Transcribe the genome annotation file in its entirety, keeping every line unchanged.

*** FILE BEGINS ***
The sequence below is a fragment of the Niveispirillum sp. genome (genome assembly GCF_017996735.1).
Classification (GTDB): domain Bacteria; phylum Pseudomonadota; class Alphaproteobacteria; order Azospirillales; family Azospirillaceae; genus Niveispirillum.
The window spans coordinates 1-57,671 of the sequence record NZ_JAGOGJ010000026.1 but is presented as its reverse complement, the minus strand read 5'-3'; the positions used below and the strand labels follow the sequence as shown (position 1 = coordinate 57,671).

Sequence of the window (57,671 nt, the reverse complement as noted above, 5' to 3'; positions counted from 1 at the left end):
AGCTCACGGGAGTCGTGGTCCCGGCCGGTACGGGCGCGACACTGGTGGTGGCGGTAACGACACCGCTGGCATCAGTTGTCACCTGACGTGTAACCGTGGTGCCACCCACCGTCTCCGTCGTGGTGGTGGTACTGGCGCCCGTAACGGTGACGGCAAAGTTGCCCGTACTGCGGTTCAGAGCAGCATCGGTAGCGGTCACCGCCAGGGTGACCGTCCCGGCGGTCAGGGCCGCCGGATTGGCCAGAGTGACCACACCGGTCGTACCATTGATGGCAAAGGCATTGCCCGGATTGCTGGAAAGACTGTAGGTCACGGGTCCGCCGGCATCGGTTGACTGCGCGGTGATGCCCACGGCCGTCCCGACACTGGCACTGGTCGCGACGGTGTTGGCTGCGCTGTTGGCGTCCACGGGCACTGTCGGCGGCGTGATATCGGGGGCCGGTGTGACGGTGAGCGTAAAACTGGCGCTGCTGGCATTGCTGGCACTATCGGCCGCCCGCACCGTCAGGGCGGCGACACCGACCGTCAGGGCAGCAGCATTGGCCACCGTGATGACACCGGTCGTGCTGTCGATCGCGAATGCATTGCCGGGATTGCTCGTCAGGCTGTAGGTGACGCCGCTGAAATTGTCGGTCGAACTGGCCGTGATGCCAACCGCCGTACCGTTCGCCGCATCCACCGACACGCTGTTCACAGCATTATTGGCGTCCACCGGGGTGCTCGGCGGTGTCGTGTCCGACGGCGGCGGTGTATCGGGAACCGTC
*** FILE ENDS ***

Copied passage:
The sequence below is a fragment of the Niveispirillum sp. genome (genome assembly GCF_017996735.1).
Classification (GTDB): domain Bacteria; phylum Pseudomonadota; class Alphaproteobacteria; order Azospirillales; family Azospirillaceae; genus Niveispirillum.
The window spans coordinates 1-57,671 of the sequence record NZ_JAGOGJ010000026.1 but is presented as its reverse complement, the minus strand read 5'-3'; the positions used below and the strand labels follow the sequence as shown (position 1 = coordinate 57,671).

Sequence of the window (57,671 nt, the reverse complement as noted above, 5' to 3'; positions counted from 1 at the left end):
AGCTCACGGGAGTCGTGGTCCCGGCCGGTACGGGCGCGACACTGGTGGTGGCGGTAACGACACCGCTGGCATCAGTTGTCACCTGACGTGTAACCGTGGTGCCACCCACCGTCTCCGTCGTGGTGGTGGTACTGGCGCCCGTAACGGTGACGGCAAAGTTGCCCGTACTGCGGTTCAGAGCAGCATCGGTAGCGGTCACCGCCAGGGTGACCGTCCCGGCGGTCAGGGCCGCCGGATTGGCCAGAGTGACCACACCGGTCGTACCATTGATGGCAAAGGCATTGCCCGGATTGCTGGAAAGACTGTAGGTCACGGGTCCGCCGGCATCGGTTGACTGCGCGGTGATGCCCACGGCCGTCCCGACACTGGCACTGGTCGCGACGGTGTTGGCTGCGCTGTTGGCGTCCACGGGCACTGTCGGCGGCGTGATATCGGGGGCCGGTGTGACGGTGAGCGTAAAACTGGCGCTGCTGGCATTGCTGGCACTATCGGCCGCCCGCACCGTCAGGGCGGCGACACCGACCGTCAGGGCAGCAGCATTGGCCACCGTGATGACACCGGTCGTGCTGTCGATCGCGAATGCATTGCCGGGATTGCTCGTCAGGCTGTAGGTGACGCCGCTGAAATTGTCGGTCGAACTGGCCGTGATGCCAACCGCCGTACCGTTCGCCGCATCCACCGACACGCTGTTCACAGCATTATTGGCGTCCACCGGGGTGCTCGGCGGTGTCGTGTCCGACGGCGGCGGTGTATCGGGAACCGTC